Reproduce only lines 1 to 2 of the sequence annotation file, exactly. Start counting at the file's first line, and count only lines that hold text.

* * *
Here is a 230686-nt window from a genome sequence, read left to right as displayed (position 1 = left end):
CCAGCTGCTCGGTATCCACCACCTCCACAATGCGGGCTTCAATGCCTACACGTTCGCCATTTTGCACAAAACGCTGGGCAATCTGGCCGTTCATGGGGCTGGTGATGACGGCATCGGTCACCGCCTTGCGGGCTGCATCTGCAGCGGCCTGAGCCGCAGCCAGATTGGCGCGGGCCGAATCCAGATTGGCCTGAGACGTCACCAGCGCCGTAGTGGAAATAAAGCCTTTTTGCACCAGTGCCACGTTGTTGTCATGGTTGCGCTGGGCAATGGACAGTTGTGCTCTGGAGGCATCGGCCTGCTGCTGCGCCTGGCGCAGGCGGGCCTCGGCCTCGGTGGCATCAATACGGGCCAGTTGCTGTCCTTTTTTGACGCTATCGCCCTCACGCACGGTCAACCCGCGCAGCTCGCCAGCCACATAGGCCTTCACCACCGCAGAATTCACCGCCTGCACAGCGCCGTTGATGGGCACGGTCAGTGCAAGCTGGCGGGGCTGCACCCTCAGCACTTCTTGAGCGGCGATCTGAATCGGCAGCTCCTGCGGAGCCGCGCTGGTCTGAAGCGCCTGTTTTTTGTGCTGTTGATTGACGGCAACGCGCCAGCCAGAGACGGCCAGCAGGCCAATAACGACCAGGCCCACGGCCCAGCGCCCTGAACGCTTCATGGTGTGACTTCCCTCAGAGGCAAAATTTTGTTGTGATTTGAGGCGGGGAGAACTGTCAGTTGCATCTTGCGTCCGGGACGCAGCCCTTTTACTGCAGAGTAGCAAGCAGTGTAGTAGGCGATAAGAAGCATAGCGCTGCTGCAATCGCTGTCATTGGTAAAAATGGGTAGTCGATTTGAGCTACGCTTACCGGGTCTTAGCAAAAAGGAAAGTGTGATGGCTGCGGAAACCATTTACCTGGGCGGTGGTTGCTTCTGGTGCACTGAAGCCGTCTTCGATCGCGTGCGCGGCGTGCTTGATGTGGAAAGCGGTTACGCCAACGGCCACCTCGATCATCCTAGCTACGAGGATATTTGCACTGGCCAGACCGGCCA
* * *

Here is a 230686-nt window from a genome sequence, read left to right as displayed (position 1 = left end):
CCAGCTGCTCGGTATCCACCACCTCCACAATGCGGGCTTCAATGCCTACACGTTCGCCATTTTGCACAAAACGCTGGGCAATCTGGCCGTTCATGGGGCTGGTGATGACGGCATCGGTCACCGCCTTGCGGGCTGCATCTGCAGCGGCCTGAGCCGCAGCCAGATTGGCGCGGGCCGAATCCAGATTGGCCTGAGACGTCACCAGCGCCGTAGTGGAAATAAAGCCTTTTTGCACCAGTGCCACGTTGTTGTCATGGTTGCGCTGGGCAATGGACAGTTGTGCTCTGGAGGCATCGGCCTGCTGCTGCGCCTGGCGCAGGCGGGCCTCGGCCTCGGTGGCATCAATACGGGCCAGTTGCTGTCCTTTTTTGACGCTATCGCCCTCACGCACGGTCAACCCGCGCAGCTCGCCAGCCACATAGGCCTTCACCACCGCAGAATTCACCGCCTGCACAGCGCCGTTGATGGGCACGGTCAGTGCAAGCTGGCGGGGCTGCACCCTCAGCACTTCTTGAGCGGCGATCTGAATCGGCAGCTCCTGCGGAGCCGCGCTGGTCTGAAGCGCCTGTTTTTTGTGCTGTTGATTGACGGCAACGCGCCAGCCAGAGACGGCCAGCAGGCCAATAACGACCAGGCCCACGGCCCAGCGCCCTGAACGCTTCATGGTGTGACTTCCCTCAGAGGCAAAATTTTGTTGTGATTTGAGGCGGGGAGAACTGTCAGTTGCATCTTGCGTCCGGGACGCAGCCCTTTTACTGCAGAGTAGCAAGCAGTGTAGTAGGCGATAAGAAGCATAGCGCTGCTGCAATCGCTGTCATTGGTAAAAATGGGTAGTCGATTTGAGCTACGCTTACCGGGTCTTAGCAAAAAGGAAAGTGTGATGGCTGCGGAAACCATTTACCTGGGCGGTGGTTGCTTCTGGTGCACTGAAGCCGTCTTCGATCGCGTGCGCGGCGTGCTTGATGTGGAAAGCGGTTACGCCAACGGCCACCTCGATCATCCTAGCTACGAGGATATTTGCACTGGCCAGACCGGCCA